The Self Delusion is a short book, but it has a grand ambition; to show that our view of ourselves as “individuals acting autonomously in the world with an unchanging inner self that persists throughout our lifetime” is “an illusion”. It links this illusion to all manner of worldly ills: climate change, loneliness, the rise of the populist right. And it has several important messages, many of which need to be more widely understood; it is a thought-provoking and worthwhile read.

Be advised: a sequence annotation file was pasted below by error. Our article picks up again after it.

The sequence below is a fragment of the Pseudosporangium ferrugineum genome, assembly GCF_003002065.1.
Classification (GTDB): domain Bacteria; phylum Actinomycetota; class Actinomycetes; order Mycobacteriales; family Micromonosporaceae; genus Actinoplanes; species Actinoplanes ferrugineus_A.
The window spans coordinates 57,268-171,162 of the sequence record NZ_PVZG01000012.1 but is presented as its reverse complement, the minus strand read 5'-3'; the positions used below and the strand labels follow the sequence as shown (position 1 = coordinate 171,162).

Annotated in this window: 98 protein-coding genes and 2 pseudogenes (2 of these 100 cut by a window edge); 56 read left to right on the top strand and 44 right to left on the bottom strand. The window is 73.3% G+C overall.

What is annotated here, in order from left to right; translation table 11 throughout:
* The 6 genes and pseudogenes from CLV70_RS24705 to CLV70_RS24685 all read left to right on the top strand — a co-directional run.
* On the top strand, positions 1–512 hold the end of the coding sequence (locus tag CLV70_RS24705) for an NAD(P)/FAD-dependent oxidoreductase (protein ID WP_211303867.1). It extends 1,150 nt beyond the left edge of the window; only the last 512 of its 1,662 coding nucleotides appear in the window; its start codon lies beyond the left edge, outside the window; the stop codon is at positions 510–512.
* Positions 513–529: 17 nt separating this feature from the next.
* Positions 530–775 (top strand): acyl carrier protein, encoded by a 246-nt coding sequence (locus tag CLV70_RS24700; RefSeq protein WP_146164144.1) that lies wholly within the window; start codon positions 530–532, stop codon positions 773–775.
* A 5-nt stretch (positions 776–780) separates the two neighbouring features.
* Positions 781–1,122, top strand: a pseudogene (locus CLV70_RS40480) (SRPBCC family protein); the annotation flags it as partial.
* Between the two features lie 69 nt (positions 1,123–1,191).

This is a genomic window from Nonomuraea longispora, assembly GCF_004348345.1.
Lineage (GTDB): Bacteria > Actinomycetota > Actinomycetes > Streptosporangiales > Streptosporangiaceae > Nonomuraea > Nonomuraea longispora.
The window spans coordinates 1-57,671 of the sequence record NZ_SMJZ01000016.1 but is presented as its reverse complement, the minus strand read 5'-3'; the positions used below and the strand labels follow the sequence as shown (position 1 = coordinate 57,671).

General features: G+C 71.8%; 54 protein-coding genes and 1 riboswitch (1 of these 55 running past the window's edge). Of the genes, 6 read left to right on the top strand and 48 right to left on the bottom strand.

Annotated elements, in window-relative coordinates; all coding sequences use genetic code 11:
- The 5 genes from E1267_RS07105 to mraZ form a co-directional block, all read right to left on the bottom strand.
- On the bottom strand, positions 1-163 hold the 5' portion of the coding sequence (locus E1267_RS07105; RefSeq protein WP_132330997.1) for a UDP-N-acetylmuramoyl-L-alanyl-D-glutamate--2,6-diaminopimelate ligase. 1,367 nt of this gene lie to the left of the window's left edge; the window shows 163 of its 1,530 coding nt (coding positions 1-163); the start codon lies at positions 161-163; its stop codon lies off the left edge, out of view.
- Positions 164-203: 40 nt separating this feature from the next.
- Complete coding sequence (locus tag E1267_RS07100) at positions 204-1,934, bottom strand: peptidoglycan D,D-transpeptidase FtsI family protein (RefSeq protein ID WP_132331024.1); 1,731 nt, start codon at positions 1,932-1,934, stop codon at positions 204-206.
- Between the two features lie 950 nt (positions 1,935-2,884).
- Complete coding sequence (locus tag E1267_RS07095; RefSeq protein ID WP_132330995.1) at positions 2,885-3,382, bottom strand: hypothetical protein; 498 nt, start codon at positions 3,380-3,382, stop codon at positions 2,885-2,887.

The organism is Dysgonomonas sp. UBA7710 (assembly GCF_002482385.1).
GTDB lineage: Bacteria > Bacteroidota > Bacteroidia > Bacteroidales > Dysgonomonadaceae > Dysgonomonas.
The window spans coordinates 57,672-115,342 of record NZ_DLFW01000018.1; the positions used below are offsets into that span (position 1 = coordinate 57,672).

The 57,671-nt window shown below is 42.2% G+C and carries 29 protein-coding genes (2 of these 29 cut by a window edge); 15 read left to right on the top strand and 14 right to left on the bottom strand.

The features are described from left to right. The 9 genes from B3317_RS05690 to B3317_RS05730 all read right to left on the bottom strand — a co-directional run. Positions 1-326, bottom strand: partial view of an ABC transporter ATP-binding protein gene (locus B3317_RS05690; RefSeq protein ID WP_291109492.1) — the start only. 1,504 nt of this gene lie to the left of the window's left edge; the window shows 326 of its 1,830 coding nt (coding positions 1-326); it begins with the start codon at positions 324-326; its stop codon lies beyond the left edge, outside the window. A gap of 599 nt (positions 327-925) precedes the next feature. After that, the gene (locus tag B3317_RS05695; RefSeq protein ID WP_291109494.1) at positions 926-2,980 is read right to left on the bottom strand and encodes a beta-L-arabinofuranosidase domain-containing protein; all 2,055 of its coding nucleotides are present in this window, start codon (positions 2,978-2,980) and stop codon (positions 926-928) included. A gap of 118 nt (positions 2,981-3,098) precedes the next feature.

The book’s title recalls Richard Dawkins, and, early on, Oliver occasionally shows a Dawkins-like exasperation at the world’s refusal to fall into line with objective science. For each of us, I presume, our consciousness feels like a centre, a fixed point from which we see things, however aware we are of the problems with this view. To Oliver, initially, this stubbornness resembles that of the flat-earthers who refused to accept the Copernican revolution. Yet he comes to see that the individualistic concept of self is a more ambiguous case. Qualifying adjectives start to appear more frequently. The independent, atomised, unchanging, coherent, autonomous self is the problem. We do not have to reject all forms of individuality.